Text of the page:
Prosecutors in the Southern District of New York are racing to build a case against Hamas, which will likely focus on the group’s financial network, according to two people familiar with the case but not directly involved in it.
U.S. Attorney Damian Williams has assigned dozens of lawyers and FBI agents to the projects, the latest in a long line of global forays from the high-powered Manhattan prosecutor’s office. It’s part of a broader Biden administration effort to press the Palestinian group on all fronts after the Oct. 7 attack on Israel.
Hamas has bigger problems: The Israeli military is pounding Gaza to kill its leaders, killing thousands of civilians in the process, and Israel seems poised to spend years tracking down and and killing everyone involved in planning the Oct. 7 attack.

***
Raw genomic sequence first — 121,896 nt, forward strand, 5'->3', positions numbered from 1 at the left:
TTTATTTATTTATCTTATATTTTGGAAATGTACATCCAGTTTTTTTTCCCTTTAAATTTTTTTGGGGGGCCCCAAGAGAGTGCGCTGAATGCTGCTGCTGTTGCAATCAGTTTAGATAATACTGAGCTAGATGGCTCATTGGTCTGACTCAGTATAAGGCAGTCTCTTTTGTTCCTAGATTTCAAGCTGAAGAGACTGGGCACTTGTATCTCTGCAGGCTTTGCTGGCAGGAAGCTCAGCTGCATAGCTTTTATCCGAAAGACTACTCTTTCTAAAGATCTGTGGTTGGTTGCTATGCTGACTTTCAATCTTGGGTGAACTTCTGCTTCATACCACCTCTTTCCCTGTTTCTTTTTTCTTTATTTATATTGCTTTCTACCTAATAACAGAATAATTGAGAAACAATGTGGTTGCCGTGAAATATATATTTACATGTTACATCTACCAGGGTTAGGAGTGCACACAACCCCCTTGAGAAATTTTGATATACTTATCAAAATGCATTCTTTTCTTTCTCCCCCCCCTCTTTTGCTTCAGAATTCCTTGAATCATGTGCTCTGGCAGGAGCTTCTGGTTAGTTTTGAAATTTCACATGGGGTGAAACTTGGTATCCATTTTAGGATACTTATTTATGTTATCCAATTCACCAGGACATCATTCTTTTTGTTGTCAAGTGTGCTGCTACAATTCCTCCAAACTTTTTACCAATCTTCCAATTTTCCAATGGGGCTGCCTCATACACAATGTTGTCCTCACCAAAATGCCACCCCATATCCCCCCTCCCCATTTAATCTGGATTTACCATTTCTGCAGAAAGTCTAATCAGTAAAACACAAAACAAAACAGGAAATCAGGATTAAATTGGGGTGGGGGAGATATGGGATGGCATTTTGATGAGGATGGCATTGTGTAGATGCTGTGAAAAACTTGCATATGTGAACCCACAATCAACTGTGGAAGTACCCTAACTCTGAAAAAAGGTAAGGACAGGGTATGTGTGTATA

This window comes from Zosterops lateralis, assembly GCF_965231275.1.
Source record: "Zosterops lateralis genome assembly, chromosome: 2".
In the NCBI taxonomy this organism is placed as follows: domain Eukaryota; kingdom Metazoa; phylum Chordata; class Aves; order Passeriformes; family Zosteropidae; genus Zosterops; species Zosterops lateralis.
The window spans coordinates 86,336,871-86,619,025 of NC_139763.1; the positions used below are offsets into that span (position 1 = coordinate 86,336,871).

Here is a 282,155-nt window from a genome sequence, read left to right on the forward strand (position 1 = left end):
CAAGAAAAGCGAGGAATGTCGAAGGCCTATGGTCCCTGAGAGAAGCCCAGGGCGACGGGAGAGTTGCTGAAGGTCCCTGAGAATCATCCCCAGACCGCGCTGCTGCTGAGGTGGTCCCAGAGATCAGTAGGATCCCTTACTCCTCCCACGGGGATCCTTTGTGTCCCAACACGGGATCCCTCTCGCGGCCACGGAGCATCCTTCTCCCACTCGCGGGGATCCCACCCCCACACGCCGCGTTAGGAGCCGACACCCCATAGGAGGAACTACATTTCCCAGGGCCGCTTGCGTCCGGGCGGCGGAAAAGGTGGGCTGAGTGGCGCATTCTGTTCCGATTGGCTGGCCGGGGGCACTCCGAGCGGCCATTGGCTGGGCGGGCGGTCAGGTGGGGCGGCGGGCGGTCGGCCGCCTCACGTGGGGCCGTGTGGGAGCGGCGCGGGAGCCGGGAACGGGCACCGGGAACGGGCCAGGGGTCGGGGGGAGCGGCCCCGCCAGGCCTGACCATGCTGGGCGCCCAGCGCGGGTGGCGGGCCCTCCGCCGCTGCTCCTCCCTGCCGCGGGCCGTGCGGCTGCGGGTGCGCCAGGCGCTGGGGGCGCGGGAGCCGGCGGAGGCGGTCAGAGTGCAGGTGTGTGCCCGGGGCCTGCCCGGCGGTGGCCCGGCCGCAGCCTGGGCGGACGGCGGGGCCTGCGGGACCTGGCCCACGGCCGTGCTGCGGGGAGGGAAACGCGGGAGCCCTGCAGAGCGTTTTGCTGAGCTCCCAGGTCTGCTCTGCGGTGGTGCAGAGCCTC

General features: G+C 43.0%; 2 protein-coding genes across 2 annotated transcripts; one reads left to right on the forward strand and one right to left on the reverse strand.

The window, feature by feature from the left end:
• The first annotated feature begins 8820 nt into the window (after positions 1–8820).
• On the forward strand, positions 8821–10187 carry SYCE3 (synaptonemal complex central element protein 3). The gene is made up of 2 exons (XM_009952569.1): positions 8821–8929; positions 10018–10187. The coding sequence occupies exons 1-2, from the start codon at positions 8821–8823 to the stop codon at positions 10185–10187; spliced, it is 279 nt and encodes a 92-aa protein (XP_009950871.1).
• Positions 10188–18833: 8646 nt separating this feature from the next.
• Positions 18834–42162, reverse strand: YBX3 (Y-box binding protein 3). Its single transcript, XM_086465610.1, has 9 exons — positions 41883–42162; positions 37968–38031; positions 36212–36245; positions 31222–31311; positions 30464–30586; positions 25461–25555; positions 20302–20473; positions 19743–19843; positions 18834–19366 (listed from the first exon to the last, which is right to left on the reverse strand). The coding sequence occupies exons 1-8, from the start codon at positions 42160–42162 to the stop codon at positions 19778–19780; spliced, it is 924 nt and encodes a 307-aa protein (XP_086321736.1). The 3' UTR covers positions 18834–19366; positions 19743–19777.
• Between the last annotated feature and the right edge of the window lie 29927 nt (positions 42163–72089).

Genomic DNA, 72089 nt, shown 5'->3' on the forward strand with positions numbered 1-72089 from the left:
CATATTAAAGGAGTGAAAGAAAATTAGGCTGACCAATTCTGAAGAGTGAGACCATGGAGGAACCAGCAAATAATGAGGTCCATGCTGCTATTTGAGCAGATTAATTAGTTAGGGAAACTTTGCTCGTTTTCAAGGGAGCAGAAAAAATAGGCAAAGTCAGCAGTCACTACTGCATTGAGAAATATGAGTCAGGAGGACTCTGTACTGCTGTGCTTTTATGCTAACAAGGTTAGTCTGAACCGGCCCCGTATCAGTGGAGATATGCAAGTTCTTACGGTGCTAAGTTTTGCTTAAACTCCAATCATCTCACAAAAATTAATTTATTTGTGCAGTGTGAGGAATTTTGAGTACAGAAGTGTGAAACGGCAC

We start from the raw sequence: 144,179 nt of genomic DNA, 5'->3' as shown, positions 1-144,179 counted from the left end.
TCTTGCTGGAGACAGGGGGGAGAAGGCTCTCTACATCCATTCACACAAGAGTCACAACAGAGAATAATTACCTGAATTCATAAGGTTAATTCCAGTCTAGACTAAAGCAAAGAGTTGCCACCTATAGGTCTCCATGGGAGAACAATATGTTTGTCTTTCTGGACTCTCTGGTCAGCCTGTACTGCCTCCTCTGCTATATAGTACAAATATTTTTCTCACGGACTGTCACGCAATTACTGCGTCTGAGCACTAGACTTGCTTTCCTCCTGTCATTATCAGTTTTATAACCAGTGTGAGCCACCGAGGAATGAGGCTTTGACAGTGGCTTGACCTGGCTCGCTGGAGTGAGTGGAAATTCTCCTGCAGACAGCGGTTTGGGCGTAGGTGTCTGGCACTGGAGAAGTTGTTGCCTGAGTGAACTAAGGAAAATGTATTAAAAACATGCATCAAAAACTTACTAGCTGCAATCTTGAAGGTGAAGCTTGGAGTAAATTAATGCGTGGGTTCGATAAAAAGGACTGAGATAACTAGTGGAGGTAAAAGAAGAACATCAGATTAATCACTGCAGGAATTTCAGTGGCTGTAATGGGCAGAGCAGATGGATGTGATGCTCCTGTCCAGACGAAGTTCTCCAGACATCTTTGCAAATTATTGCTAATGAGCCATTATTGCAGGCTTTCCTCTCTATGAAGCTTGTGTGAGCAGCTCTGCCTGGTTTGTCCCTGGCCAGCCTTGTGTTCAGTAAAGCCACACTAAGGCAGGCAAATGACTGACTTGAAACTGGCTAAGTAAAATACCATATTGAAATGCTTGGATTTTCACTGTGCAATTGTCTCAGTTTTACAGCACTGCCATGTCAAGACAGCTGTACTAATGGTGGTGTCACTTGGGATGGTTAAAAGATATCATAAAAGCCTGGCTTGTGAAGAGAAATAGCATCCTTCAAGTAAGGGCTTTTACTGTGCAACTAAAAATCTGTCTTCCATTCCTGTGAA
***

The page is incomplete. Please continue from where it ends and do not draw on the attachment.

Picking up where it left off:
But the Southern District has a long history of involving itself in crimes against Americans overseas, prosecuting everyone from the Somali pirates who attacked the container ship featured in the film Captain Phillips to the Russian arms dealer Viktor Bout. They’ve also brought charges in high-profile global terrorism cases, including the 1998 U.S. embassy bombings and the 1993 World Trade Center bombing.
And they may have rich pickings here. The New York Times reported Saturday that the Israeli government had obtained in 2018 details of a kind of “private equity fund” that Hamas used to finance its activities — but chose not to pursue it. Frustrated Israeli analysts later posted the details of the investments, including skyscrapers in the United Arab Emirates and a publicly traded Turkish real estate firm, to Facebook.
A spokesman for the Southern District declined to comment on the investigation.